What is copyright?

Copyright is part of U.S. federal law that covers various forms of “intellectual property.” When a work is copyrighted, the author has certain legal rights giving him or her exclusive authority over when and how that work can be copied, distributed, performed, or recorded. Copyright may protect any of the following works of authorship:

Copyright protection applies only if a work is “fixed in a tangible medium of expression,” such as a written document, sound recording, painting, film, photo, or software program.  The medium may be electronic, such as a computer file, an e-mail, or a Web page.

For works created after 1977, it is not necessary for a copyrighted work to be registered with the U.S. Copyright Office or to bear a copyright notice in order for it to be protected by copyright, as long as it is an original work of authorship fixed in a tangible form.  For example, a poem is protected by copyright whether it is handwritten on a napkin, typed on a page, or stored on a computer.  In the case of a sculpture or other artwork, the work’s tangible form might be stone, clay, metal, canvas and paint, film, etc.

Some works cannot be copyrighted, even if they are fixed in a tangible form. Lists, tables, and representations of factual data cannot be copyrighted. Ideas cannot be copyrighted. Titles, short phrases (like slogans), and names cannot be copyrighted either, although sometimes they may be protected by trademark law.

Copyright also applies to “derivative works.” For example, a movie based on a novel would be a derivative work. Only the author of the novel would have the right to prepare or authorize a screen adaptation of the story. Parody is not considered to be a derivative work, so it is not necessary to obtain permission from a copyright holder before creating or performing a parody of that author’s work.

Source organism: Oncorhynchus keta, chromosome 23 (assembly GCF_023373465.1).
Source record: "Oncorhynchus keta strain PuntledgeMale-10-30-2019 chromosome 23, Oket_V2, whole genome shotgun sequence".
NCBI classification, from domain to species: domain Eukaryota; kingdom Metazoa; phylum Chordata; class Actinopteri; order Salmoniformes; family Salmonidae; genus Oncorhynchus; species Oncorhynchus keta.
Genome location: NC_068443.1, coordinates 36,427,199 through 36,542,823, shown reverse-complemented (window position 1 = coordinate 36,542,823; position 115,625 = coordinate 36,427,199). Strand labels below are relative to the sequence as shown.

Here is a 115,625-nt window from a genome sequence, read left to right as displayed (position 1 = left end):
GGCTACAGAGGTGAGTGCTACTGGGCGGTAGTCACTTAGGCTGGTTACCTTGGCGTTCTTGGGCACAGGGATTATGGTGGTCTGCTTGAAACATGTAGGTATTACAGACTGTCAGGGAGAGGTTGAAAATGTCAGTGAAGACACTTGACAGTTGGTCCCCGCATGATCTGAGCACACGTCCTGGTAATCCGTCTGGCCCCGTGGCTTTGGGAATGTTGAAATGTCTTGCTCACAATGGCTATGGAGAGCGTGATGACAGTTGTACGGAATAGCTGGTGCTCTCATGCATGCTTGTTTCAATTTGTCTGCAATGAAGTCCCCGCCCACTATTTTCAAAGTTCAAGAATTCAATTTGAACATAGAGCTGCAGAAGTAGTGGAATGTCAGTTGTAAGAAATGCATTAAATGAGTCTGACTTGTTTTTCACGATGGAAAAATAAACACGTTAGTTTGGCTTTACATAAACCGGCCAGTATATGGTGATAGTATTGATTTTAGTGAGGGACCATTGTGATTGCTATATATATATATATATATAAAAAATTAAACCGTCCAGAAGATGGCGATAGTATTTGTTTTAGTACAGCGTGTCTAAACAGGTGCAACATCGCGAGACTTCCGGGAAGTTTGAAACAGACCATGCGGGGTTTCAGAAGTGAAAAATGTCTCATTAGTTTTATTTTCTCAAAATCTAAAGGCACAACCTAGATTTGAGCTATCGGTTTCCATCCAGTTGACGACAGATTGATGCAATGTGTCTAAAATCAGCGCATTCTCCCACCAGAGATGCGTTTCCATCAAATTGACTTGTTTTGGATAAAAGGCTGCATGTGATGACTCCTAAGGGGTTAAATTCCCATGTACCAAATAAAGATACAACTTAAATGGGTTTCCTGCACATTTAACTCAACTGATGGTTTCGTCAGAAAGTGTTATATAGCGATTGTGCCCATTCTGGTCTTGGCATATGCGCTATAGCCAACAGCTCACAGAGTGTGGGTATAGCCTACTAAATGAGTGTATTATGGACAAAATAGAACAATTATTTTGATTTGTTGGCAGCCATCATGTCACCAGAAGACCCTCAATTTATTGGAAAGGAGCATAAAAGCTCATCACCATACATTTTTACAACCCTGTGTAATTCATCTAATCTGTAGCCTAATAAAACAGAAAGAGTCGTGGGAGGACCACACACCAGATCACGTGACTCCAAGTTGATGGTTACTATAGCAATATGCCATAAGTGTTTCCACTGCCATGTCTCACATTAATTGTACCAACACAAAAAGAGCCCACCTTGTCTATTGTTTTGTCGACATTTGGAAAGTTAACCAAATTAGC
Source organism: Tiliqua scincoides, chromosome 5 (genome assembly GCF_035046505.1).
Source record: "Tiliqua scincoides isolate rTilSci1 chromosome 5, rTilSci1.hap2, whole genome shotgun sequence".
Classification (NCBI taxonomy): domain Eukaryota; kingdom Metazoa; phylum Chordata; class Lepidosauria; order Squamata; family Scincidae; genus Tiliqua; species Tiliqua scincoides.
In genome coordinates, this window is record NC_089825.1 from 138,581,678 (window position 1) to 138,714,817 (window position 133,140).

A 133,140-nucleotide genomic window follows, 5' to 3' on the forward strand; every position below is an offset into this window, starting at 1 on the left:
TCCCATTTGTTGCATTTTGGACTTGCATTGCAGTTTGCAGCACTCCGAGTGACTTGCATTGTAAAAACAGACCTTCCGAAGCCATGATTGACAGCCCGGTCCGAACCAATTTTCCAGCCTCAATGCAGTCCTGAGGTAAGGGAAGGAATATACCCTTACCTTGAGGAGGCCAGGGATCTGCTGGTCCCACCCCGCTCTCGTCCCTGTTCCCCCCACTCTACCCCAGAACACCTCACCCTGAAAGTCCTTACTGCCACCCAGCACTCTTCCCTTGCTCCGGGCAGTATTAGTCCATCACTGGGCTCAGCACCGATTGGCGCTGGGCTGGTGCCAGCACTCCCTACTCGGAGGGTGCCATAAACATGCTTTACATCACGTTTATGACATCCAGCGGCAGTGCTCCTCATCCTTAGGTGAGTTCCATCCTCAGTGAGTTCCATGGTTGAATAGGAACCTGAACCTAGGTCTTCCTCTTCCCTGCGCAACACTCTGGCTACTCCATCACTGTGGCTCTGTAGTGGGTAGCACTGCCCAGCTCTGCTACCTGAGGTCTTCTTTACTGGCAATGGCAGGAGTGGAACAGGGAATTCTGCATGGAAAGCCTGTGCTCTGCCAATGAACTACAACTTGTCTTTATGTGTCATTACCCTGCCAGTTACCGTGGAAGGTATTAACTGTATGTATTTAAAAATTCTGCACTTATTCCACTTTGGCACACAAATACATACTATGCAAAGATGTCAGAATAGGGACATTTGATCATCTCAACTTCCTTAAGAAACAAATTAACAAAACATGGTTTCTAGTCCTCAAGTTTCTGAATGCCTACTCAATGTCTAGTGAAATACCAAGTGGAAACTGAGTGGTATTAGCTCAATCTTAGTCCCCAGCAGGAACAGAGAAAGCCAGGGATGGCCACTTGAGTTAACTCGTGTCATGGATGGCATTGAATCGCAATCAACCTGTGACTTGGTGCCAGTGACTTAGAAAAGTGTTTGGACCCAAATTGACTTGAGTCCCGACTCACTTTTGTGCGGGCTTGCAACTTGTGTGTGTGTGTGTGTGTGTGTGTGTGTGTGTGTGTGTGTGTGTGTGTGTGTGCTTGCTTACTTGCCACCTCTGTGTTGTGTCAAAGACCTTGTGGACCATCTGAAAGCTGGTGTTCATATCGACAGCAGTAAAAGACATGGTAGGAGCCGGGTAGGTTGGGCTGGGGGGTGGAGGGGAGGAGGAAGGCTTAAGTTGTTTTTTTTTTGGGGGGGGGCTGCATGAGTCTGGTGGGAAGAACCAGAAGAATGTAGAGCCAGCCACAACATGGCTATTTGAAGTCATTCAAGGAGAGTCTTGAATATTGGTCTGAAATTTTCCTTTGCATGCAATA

Copyright is a complex area of law, and the above is just a brief overview.  The following Web sites go into more detail:

 

 

How Long Does a Copyright Last?

For works created in the year 1978 and after, copyright protection exists from the moment the work is fixed in tangible form and lasts for the span of the author’s lifetime plus 70 years. After that, the work is considered to be in the “public domain,” and copyright protection no longer applies.

Works published before 1923 are in the public domain. For example, the novel Oliver Twist was published in 1837, so it is now in the public domain. That means anyone can make or publish copies of it without violating copyright.  Van Gogh’s painting Starry Night, painted in 1886, is also in the public domain, and therefore can be copied. For example, a company might reproduce and sell posters of Starry Night without any special permission.

Works created or published from 1923-1977 have varying rules. The following two tools make it easy to find out duration of copyright for works produced during that time frame:

Works by the U.S. Government or by its employees as part of their work are in the public domain.


What is Copyright Compliance?
Copyright compliance means that any person who wishes to copy, distribute, or perform a copyrighted work or portion of a copyrighted work has either:

  1. Obtained permission from the copyright holder, or
  2. Determined that permission is not necessary because the use falls within the parameters of “Fair Use.”

Copyright infringement is a failure to comply with copyright law. It a crime that is punishable by fines and prison terms.